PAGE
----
American Cleaning Institute - For Better Living

Nancy Bock 2015

Nancy Bock, Senior Vice President of Meetings & Education at the American Cleaning Institute®

Q. It’s picnic season! Should I clean or disinfect my summer serving trays and utensils?

A. First, it’s importance to know the difference between cleaning, disinfecting and sanitizing. Here’s the scoop:

  • CLEANING works by using soap or detergents, water and friction to physically remove germs, dirt and impurities from surfaces. This process does not necessarily kill germs, but lowers their numbers and the risk of spreading infection by removing them. Hot water (120° - 140° F/50° - 60° C) also helps to reduce the level of dirt and germs.
  • SANITIZING reduces, but does not necessarily eliminate, microorganisms in the air, on surfaces or on inanimate objects. Look for a product whose label is registered as a "sanitizer" under the Federal Insecticide, Fungicide, and Rodenticide Act (FIFRA; 7 U.S.C. section 136 et seq.)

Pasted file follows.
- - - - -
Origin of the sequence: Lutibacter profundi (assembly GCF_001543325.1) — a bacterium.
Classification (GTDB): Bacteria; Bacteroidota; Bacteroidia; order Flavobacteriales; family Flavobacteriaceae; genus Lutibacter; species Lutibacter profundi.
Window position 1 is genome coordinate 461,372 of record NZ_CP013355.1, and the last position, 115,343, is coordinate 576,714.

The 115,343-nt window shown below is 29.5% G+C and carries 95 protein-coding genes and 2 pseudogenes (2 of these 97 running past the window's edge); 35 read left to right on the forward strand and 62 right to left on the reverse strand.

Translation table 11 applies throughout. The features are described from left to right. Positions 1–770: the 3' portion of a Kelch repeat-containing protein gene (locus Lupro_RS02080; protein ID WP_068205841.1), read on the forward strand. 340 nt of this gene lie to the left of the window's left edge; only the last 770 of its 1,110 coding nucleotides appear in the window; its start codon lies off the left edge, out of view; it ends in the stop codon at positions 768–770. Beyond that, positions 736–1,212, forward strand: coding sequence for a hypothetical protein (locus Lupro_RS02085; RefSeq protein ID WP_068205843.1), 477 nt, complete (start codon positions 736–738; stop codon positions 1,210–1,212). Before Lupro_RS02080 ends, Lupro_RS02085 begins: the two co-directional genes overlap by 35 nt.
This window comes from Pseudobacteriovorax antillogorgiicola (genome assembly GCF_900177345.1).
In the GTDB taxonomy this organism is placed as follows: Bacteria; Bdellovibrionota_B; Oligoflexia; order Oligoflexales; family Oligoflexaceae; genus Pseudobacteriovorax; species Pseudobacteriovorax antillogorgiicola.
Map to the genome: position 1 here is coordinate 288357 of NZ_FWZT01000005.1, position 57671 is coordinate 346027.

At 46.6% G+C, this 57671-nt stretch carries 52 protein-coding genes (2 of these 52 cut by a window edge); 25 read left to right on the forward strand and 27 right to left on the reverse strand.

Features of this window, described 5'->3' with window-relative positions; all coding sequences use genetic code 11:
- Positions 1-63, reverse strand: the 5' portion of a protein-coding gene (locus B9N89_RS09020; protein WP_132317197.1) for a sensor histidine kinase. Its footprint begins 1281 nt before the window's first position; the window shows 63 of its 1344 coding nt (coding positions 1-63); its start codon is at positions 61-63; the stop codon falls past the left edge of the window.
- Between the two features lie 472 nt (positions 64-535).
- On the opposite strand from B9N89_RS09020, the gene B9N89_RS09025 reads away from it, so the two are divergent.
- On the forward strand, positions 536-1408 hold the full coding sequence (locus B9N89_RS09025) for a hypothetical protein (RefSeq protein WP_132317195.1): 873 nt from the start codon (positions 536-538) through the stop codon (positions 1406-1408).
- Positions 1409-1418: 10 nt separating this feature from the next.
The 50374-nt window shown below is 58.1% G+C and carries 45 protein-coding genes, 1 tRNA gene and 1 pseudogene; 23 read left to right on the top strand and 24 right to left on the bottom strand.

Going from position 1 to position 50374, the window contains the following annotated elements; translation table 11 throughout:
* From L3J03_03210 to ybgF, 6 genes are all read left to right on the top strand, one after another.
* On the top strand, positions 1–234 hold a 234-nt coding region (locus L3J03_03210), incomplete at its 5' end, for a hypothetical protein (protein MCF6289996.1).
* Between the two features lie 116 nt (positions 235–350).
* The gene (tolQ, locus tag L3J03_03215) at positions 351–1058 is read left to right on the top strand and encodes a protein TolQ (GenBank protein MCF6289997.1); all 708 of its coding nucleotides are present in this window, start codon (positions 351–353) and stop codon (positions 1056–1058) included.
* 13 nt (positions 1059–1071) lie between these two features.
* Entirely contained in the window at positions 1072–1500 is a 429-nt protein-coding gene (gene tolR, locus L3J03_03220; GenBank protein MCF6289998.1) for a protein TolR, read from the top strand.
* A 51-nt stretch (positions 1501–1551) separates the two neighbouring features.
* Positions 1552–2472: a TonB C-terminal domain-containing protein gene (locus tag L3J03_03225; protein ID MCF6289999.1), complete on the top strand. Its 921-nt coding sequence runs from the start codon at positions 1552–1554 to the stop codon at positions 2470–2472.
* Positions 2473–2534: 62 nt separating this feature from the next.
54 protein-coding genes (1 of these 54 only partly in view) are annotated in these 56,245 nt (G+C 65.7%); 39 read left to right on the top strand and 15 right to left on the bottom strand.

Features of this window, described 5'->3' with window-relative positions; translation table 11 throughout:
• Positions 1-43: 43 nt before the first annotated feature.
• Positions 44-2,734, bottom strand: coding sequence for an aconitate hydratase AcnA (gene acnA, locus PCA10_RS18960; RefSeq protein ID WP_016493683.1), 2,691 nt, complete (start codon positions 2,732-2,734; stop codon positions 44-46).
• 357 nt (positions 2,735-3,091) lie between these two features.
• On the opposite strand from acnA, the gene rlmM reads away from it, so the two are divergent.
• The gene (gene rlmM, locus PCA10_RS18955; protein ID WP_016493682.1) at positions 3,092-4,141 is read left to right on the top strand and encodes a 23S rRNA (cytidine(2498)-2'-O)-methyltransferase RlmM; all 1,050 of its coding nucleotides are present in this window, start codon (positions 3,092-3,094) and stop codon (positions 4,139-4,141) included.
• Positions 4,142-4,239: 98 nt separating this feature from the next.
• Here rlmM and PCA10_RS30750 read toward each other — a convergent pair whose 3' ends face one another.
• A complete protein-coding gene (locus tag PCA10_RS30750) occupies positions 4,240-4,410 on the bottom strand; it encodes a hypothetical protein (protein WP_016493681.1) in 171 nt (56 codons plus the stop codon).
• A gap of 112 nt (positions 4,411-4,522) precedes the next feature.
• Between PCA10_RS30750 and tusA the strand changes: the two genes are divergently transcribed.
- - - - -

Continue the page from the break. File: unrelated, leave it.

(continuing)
• DISINFECTING destroys or irreversibly inactivates infectious or other undesirable bacteria, pathogenic fungi, or viruses on surfaces or inanimate objects. These products are labeled (and registered with the EPA) as a "disinfectant" under the Act. Under the Federal Insecticide, Fungicide, and Rodenticide Act (FIFRA, 7 U.S.C. 136, et seq.).

Depending on where you stored your summer picnic gear, i.e., in a basement corner where mice or insects may reside, you may choose to sanitize or disinfect them before the first use this spring. And remember: when grilling this season, be sure to avoid cross-contamination by never using the platter that contained raw meat, fish or poultry to hold cooked foods unless you wash it thoroughly in hot, soapy water first!


FAQs: Cleaning and disinfecting household surfaces 


© American Cleaning Institute   All rights reserved.

1331 L Street NW, Suite 650 Washington, DC 20005
Tel: 202-347-2900 Fax: 202-347-4110